-- The amazing discovery and rescue, days and even a week after the earthquake, of several newborn babies who survived in the maternity ward of the completely destroyed Hospital Juárez. (Those kids turned 21 in the last day or two.)

--The sight of Spanish opera tenor Placido Domingo staying on for days to search for survivors in the populous and hard-hit Tlatelolco neighborhood, where he had had relatives; his plea for help for the area brought out thousands of volunteers.

--The way friends and neighbors and strangers came together in solidarity, if for only a brief time, until the emergency had passed.

--The outpouring of practical assistance from nations all over the world, despite the authorities' initial statements that "the Mexican government has everything necessary to face this disaster."

I think we humans hope instinctively. I think there is a "hope device" somewhere in our spirit that, unless somehow completely and tragically destroyed, continues to pump out a hormone-like stream of impulses into our lives until the day we die. So strong is this tendency that we even project hope onto the past, remembering the good things more than the bad.

It's quite amazing, actually, when you think about it.

Sunday, September 17, 2006


One year ago today...

Happy Anniversary, Honey!

Tuesday, September 12, 2006

Olive Nut Sandwich

This is a great change-of-pace sandwich that I recently discovered. I originally got the idea from, though I've made some changes. For example, the recipe there called for parsley, which I changed to lettuce because I like the texture that lettuce adds -- and because I don´t usually keep parsley on hand!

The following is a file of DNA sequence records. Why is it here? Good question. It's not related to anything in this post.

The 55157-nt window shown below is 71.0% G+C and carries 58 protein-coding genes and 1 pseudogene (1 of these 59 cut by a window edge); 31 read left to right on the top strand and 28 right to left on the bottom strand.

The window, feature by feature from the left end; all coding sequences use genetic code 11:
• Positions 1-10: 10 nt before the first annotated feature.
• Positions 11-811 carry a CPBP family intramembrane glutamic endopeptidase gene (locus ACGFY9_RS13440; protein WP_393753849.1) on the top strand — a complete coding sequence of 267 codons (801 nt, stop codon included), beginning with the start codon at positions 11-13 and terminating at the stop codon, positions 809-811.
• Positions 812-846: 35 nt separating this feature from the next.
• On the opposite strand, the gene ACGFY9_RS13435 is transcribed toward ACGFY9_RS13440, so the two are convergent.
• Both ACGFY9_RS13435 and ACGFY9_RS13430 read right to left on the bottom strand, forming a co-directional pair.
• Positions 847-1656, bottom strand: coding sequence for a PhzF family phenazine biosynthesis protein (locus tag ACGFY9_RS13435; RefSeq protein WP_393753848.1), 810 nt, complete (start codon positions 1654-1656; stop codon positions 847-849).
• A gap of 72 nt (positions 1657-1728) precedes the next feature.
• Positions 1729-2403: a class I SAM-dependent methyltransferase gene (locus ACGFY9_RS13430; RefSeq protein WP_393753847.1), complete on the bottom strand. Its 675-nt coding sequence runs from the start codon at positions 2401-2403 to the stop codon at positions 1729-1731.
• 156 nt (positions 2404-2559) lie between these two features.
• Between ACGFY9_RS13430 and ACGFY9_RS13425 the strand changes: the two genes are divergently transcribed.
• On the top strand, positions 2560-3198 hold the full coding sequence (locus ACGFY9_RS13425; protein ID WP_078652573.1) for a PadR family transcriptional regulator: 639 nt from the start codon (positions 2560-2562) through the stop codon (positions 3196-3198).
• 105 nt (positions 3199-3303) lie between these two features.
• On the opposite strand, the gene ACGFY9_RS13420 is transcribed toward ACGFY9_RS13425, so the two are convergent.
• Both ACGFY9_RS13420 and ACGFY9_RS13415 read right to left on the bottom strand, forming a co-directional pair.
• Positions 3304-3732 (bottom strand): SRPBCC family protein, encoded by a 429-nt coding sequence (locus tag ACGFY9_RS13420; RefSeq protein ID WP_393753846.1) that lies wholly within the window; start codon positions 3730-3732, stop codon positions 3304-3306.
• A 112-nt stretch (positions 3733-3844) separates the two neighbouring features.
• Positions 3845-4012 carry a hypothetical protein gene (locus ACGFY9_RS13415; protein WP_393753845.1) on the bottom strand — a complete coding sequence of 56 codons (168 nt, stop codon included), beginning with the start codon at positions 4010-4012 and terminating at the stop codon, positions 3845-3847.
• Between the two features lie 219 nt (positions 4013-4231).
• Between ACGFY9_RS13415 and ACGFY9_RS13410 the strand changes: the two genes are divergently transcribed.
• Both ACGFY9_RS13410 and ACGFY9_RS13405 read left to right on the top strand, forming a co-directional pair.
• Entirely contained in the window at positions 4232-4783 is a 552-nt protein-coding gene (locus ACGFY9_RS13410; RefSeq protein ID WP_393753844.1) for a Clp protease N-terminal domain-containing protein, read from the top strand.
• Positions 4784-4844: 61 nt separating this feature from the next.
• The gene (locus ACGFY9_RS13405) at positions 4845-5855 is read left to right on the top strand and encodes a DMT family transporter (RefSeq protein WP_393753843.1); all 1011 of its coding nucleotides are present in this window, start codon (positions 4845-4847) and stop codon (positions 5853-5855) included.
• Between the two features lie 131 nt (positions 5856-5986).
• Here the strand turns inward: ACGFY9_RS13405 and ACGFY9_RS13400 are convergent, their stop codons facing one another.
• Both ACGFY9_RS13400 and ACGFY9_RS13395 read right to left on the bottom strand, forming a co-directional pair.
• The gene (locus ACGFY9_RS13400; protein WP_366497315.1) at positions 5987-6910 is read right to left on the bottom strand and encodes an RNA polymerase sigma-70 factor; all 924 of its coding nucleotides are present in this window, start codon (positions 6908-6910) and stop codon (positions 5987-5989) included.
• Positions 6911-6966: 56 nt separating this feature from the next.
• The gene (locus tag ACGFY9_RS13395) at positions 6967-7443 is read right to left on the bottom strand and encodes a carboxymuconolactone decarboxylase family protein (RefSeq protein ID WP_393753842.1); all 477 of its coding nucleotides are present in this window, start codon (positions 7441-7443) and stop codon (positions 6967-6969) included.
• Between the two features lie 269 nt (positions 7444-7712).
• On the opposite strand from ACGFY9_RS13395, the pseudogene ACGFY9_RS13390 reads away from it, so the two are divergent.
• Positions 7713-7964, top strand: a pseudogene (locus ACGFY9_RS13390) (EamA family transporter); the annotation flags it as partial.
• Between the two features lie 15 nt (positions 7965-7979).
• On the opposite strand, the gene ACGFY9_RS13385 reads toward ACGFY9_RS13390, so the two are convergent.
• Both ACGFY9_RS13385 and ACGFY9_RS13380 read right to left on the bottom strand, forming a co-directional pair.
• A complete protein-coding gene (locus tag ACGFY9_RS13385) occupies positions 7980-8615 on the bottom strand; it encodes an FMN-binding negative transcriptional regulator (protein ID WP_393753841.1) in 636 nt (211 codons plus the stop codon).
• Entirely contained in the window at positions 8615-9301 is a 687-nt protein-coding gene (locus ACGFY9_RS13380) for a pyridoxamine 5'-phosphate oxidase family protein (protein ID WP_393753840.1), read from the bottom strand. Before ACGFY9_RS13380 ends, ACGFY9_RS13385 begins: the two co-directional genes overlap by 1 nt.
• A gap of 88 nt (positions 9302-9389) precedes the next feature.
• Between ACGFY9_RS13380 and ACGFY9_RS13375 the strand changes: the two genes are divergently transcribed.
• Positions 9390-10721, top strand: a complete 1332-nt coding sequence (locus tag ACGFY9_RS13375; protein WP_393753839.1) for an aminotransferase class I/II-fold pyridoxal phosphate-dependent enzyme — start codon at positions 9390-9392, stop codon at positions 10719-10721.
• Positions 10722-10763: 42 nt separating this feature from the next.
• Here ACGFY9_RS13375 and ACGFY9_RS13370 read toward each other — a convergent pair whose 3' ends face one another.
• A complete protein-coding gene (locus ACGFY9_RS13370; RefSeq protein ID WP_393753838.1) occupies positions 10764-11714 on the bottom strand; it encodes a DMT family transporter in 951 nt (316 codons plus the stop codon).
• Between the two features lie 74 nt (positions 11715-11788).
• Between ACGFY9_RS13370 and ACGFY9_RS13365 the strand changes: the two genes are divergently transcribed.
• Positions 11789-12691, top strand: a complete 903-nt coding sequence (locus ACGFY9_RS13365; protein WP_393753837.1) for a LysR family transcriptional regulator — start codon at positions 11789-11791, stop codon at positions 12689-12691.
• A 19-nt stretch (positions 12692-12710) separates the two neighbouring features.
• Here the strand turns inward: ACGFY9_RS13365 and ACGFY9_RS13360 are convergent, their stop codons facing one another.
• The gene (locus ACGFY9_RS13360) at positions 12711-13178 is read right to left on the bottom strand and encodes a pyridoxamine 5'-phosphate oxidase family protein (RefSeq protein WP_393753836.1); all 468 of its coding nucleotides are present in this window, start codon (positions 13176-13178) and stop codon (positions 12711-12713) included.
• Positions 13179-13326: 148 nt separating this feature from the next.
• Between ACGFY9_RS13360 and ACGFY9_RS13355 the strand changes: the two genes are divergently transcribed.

Olive Nut Sandwich

2 slices whole-wheat, rye, or pumpernickel bread
2 tablespoons cream cheese, softened
6 pimento stuffed olives, sliced
2 tablespoons pecan or walnut halves, chopped
1/3 cup lettuce, very finely chopped

Lightly toast the bread. Spread on the cream cheese, then top with olive slices, chopped nuts, and lettuce chopped as finely as you can get it. Cut in two from corner to corner, and serve.

See a few more of my recipes.

Monday, September 04, 2006


Allow me to share a few miscellaneous web pages I have stumbled across recently. I don't know that there is a common thread running through them; if you find one, please leave a comment and let me know.

Sock Monkey Dress
The last few years have seen a resurgence of sock monkeys, I assume because of the nostalgia/vintage craze. I never had one of these growing up -- and I think I am grateful for that, as they seem quite sinister to me (kind of like clowns do). This link takes you to a dress made of sock monkeys faces. I sincerely admire the ingenious idea and wonderful craftsmanship used in this. Wearing such a dress, however, would surely cause me nightmares or worse. Now maybe if it were a Cookie Monster dress ...

Lost Ring Recovered
People nowadays are rude, insensitive, uncaring, self-centered ... But not everyone, and not always. Some still make a great effort to do a nice thing! I love to hear good news like this.

Write a message, stick it into a virtual bottle, and set it afloat on the electronic sea. You can also pick up bottled messages that others have sent. Be sure to have your speakers on.

DeBrand Chocolates
Some family members of mine toured this chocolate factory in Fort Wayne, Indiana, recently, then sent me the web site. The chocolates are beautiful and delicious-looking. It's a good thing just looking isn't fattening. Hey, and on the site they let you enter for a free monthly drawing, too.

Middle East Map
How many countries in the Middle East and northern Africa can you identify on a map? It seems like we ought to make an effort to know the basic stuff about this hot spot of (former and current) world history ...

Much more amazing than your average pictures of flowers. The artist sells prints of his photographs, but fortunately looking at them online is free. Food for the soul.